DR. WALLACE: My mom's boyfriend is an alcoholic. He doesn't live with us, but he spends a lot of time here and much of it is spent consuming booze. He's not so bad when he's not drinking, but that doesn't happen too often.
I keep telling my mother we don't need an unemployed alcoholic hanging around our house, but she says she loves him and plans to marry him as soon as I graduate from high school — which will be in about a year. In the meantime, all this has ruined the family life I once had with my mother.
I shudder to think what her life will be like after she marries this guy. Mom works hard and makes a decent wage. This guy doesn't work because he has some sort of disability that pays him $900 a month.
After I graduate, I'm moving to Cleveland to live with my grandmother. I'll look for work there and possibly go to college, if my grandparents can afford it. I might get a scholarship because my high school grade point average is above 3.70. If my mother would stop seeing her boyfriend before I graduate, I'd continue to live with her. Without being a nag, what can I do to get her to realize this guy will make her life miserable as long as she's with him? — Troubled, Dayton, Ohio.
TROUBLED: Whoever said "Love is blind" was on to something. Encourage your mother to get her boyfriend to stop drinking. A good start would for him to join Alcoholics Anonymous. It would be very unwise for your mother to marry him while he's still drinking. Continue to remind her of this and have trusted adults (ministers, counselors, friends) do the same.
If possible, you and your mom should go into family counseling. Mom calls it love, but there might be a hidden reason why she wants a man around the house and a family counselor might be able to uncover the reason. Above all, keep loving and communicating with your mom. Showing nonjudgmental concern is always more effective than being a nag, which almost never brings the desired result.
MY BOYFRIEND IS SHORT, BUT HE'S ALSO WONDERFUL
DR. WALLACE: I'm 16 and dating the guy of my dreams who is also 16. He is wonderful and I care for him very much. My life would become miserable if we stopped seeing each other. It so happens that Mother Nature made me 5-feet 8- inches tall and she decided that Mitch was, at this time in our lives, going to be 8 inches shorter than I am.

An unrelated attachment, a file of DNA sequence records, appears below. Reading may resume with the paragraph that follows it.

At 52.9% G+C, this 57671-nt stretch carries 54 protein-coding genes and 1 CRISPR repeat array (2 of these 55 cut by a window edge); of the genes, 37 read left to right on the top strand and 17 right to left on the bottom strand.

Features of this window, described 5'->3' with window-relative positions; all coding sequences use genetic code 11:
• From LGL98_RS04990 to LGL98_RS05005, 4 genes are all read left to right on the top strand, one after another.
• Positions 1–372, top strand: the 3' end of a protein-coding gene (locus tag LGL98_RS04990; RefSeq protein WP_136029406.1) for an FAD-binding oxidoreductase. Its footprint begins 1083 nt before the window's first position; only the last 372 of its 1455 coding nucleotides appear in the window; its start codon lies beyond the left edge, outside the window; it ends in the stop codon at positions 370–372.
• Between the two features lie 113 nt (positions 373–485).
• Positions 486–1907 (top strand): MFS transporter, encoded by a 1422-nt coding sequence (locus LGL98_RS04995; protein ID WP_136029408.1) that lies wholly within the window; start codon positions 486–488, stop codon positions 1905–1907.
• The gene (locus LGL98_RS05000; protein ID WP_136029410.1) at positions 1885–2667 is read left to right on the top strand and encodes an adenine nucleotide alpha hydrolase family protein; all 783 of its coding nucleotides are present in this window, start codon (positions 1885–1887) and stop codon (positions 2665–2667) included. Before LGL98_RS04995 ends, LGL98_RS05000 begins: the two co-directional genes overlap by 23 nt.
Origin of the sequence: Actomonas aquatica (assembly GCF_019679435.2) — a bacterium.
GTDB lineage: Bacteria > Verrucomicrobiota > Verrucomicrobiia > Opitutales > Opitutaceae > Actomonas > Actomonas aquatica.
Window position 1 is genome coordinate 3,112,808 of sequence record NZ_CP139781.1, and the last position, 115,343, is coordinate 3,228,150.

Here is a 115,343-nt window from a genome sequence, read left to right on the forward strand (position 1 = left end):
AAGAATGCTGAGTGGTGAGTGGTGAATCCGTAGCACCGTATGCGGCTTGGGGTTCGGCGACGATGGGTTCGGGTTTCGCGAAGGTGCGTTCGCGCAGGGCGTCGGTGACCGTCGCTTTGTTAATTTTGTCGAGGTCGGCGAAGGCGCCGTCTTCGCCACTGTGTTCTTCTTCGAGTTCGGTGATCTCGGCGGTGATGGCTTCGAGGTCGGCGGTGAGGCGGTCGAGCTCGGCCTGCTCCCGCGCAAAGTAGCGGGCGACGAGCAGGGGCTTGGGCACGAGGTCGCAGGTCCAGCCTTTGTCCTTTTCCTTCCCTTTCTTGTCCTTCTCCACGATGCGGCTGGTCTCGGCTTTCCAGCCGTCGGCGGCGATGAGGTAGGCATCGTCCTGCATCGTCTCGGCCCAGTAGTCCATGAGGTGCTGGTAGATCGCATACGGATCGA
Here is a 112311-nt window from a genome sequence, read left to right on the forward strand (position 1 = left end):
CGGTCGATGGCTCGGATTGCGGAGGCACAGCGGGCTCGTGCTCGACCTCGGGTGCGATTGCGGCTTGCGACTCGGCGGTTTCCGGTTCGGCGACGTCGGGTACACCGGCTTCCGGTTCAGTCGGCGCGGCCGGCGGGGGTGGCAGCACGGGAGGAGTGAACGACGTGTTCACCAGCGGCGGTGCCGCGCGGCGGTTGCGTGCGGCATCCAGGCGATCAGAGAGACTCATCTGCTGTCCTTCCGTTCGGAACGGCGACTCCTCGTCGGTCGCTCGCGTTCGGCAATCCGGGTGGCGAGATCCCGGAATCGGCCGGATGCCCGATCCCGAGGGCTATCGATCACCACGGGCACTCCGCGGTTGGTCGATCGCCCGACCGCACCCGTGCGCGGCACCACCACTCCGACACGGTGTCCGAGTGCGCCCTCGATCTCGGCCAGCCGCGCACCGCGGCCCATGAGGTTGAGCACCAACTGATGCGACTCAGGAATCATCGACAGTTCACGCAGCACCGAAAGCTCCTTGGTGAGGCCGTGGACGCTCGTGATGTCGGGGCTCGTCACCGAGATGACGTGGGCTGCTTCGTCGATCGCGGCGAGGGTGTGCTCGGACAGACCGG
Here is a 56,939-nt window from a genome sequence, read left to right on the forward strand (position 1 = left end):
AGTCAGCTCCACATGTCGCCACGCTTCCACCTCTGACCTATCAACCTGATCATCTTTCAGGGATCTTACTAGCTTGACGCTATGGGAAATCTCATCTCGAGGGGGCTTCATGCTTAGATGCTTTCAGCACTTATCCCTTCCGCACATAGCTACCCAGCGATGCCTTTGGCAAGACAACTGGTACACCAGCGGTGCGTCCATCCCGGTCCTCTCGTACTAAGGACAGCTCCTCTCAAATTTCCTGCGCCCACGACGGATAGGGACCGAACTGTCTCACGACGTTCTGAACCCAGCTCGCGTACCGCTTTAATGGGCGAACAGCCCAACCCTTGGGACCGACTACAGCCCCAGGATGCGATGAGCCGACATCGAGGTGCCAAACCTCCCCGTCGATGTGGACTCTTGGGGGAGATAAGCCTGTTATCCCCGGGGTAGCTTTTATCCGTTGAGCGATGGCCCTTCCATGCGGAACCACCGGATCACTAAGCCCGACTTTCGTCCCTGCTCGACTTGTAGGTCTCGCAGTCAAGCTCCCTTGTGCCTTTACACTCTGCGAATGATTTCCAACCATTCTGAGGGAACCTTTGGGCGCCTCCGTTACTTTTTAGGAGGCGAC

My older sister and some of her friends think I look "dumb" going out with a guy who is shorter than I am. One of my sister's friends told me I should buy my boyfriend a pair of elevator shoes for his birthday. I know they are laughing at me behind my back, but I really don't care. I wouldn't trade boyfriends with any of them. My sister's boyfriend is 6-feet, 3-inches tall and he is a big, egotistical jerk.
Lately, my mother has been making a few snide remarks about my boyfriend's lack of height, which bothers me. Last night, when I was getting ready to go out on a date, she knocked on my bedroom door and reminded me I had better wear my flat shoes so it wouldn't look like I was towering over my date. I didn't say anything to her, but I resented the jab. Should I just let this slide, or should I tell Mom I resented her remark? - Nameless, Tulsa, Okla.
NAMELESS: Don't make a big issue out of your mom's remarks, but do remind her that your boyfriend's stature is not really important and what is important is that he is a wonderful guy and you enjoy going out with him. Trust me, your mom will get the message and the snide remarks will cease.
Dr. Robert Wallace welcomes questions from readers. Although he is unable to reply to all of them individually, he will answer as many as possible in this column. E-mail him at [email protected] To find out more about Dr. Robert Wallace and read features by other Creators Syndicate writers and cartoonists, visit the Creators Syndicate website at www.creators.com.